EYE am not a Wentz defender or loyalist. But one thing he said there rings true. To paraphrase, the offense as a team has to play better to give Wentz or any QB in there a chance to do what his QB-style does best. Wentz is not the most mobile guy anymore, so you’ve got to improve the baseline protection scheme to account for that on passing downs. Funny how better QB decisions become when you’ve got time to make them…
Pederson benched Wentz at the 7:39 mark of the third quarter, inserting Hurts after five drives in which the incumbent netted a single field goal. Wentz completed six of 15 passes (40 percent) for 79 yards passing on 5.3 yards per attempt and took four sacks.
“I didn’t know what the plan was fully,” Wentz said of being replaced. “I was just told he was going in for the next play and the next series. I didn’t really know what was going on there. Obviously, that’s frustrating, as a competitor and the personality I have. I want to be the guy out there. It is what it is. They made the call today. At the end of the day, we lost. That’s the most frustrating thing.”
Hurts provided said spark on his first drive, but a penalty scuttled the possession. His second drive ended with a TD pass. A punt return score from Jalen Reagor closed the gap to seven points. The Packers then closed the game with a touchdown and game-sealing INT. Hurts certainly helped bring a dull Eagles offense to life, even if it was against a defense content to hold a lead.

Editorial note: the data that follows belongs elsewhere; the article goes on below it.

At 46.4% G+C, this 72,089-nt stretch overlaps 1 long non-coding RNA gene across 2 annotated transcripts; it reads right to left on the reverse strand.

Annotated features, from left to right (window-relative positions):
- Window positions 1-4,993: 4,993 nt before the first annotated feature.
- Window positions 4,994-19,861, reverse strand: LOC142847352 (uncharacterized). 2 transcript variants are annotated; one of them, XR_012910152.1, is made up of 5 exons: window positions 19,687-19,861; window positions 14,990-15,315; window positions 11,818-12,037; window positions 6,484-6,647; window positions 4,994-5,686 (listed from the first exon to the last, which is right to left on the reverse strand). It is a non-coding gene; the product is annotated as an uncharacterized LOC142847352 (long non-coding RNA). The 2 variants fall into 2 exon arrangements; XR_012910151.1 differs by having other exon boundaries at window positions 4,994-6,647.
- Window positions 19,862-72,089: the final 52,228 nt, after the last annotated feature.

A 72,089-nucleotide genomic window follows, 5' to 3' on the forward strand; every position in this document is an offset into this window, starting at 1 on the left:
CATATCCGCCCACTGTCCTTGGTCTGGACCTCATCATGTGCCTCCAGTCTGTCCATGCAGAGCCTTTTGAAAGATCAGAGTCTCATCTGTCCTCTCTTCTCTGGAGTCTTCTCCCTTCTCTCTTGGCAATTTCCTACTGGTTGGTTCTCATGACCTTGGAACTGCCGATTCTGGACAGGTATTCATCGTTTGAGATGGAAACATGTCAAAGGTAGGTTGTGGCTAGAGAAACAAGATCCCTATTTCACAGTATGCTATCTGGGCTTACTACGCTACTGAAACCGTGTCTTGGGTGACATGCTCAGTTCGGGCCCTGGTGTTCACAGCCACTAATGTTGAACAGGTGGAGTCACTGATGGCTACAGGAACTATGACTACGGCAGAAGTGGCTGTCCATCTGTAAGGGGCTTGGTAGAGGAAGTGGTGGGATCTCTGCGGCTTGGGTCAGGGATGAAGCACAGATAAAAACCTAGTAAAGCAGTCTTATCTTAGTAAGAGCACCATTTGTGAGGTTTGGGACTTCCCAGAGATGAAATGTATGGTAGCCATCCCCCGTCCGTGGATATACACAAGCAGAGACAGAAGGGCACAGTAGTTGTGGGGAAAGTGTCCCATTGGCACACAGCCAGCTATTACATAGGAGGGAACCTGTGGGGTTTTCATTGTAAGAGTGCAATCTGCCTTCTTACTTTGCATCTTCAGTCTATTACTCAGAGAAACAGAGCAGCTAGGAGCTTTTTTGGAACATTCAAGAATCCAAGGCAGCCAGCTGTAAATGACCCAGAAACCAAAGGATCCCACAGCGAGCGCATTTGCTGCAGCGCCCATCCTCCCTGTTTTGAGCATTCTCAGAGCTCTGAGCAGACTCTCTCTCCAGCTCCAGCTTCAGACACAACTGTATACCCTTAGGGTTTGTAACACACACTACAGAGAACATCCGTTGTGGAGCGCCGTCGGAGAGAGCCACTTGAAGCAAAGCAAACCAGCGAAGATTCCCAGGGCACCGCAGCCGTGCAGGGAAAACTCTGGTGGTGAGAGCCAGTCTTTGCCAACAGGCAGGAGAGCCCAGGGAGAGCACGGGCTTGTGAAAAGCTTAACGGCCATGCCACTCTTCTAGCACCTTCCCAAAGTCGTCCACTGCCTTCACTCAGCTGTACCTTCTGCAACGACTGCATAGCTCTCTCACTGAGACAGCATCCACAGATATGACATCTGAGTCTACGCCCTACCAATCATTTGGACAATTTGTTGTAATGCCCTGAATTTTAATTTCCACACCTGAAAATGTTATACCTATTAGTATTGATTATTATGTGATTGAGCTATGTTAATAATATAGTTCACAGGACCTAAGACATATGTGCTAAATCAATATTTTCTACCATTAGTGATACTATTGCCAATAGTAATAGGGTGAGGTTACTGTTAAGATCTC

Hurts is obviously way more mobile in the pocket than Wentz has ever been, but that alone does not solve the Eagles’ problem on offense. There are still gaping holes in the offensive line personnel, and incredible lacks of knowledge of the playbook on the part of supporting cast reserves filling in at RB and WR.
But okay, start Hurts at QB again… no matter how he shines in change-of-pace relief of the systemic flaws of the currently disemboweled offense, eventually he will be swallowed up by the same letdowns endemic to the system which exposed Wentz.
Imagine Big Ben trying to survive in the current Eagles mess of an offense… it would be even uglier. Wentz for all his hype is just a clone of Big Ben—and that is a good thing. But guys like that need pristine pockets on at least half of their dropbacks to be effective. Pristine ain’t happening much at all these days in Philadelphia. That’s the reality. Hurts’ mobility in climbing the evaporating pockets may be just enough to get the Eagles to the end of this miserable season with at least some credibility in their offense. But it’s not the long-term answer.
Good. Play Hurts, bench Wentz for the rest of 2020, and what the heck, give Nate Sudfeld a start or two while you’re at it. Just know that your individuals at QB aren’t the real problem. It’s the entire system on offense which is on trial.
The total offense needs a makeover. Once the organization buys into that theory, then positive changes can occur. This thought encompasses everything from players to coaches to general management.